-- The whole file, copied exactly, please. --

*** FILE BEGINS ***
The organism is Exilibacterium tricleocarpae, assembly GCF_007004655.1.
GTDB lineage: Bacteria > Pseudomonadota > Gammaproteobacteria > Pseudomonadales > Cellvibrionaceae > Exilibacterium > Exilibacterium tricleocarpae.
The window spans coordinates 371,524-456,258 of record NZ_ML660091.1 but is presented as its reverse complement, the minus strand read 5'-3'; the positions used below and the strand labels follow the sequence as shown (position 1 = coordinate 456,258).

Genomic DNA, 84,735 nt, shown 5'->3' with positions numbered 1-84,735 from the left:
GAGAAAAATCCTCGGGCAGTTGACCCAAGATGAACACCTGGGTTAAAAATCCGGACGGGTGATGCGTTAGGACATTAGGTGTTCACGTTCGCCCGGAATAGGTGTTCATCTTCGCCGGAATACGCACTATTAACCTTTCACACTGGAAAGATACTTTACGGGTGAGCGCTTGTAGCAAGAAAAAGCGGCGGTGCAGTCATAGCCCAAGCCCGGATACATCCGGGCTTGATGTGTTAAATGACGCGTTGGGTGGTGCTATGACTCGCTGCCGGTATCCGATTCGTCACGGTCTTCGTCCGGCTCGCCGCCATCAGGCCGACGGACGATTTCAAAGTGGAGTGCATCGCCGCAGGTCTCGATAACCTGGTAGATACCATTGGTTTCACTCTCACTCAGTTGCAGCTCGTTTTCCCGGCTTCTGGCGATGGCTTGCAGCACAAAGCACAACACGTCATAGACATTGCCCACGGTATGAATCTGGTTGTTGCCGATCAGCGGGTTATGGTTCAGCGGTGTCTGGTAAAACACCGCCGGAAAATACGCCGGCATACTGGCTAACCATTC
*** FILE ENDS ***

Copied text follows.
The organism is Exilibacterium tricleocarpae, assembly GCF_007004655.1.
GTDB lineage: Bacteria > Pseudomonadota > Gammaproteobacteria > Pseudomonadales > Cellvibrionaceae > Exilibacterium > Exilibacterium tricleocarpae.
The window spans coordinates 371,524-456,258 of record NZ_ML660091.1 but is presented as its reverse complement, the minus strand read 5'-3'; the positions used below and the strand labels follow the sequence as shown (position 1 = coordinate 456,258).

Genomic DNA, 84,735 nt, shown 5'->3' with positions numbered 1-84,735 from the left:
GAGAAAAATCCTCGGGCAGTTGACCCAAGATGAACACCTGGGTTAAAAATCCGGACGGGTGATGCGTTAGGACATTAGGTGTTCACGTTCGCCCGGAATAGGTGTTCATCTTCGCCGGAATACGCACTATTAACCTTTCACACTGGAAAGATACTTTACGGGTGAGCGCTTGTAGCAAGAAAAAGCGGCGGTGCAGTCATAGCCCAAGCCCGGATACATCCGGGCTTGATGTGTTAAATGACGCGTTGGGTGGTGCTATGACTCGCTGCCGGTATCCGATTCGTCACGGTCTTCGTCCGGCTCGCCGCCATCAGGCCGACGGACGATTTCAAAGTGGAGTGCATCGCCGCAGGTCTCGATAACCTGGTAGATACCATTGGTTTCACTCTCACTCAGTTGCAGCTCGTTTTCCCGGCTTCTGGCGATGGCTTGCAGCACAAAGCACAACACGTCATAGACATTGCCCACGGTATGAATCTGGTTGTTGCCGATCAGCGGGTTATGGTTCAGCGGTGTCTGGTAAAACACCGCCGGAAAATACGCCGGCATACTGGCTAACCATTC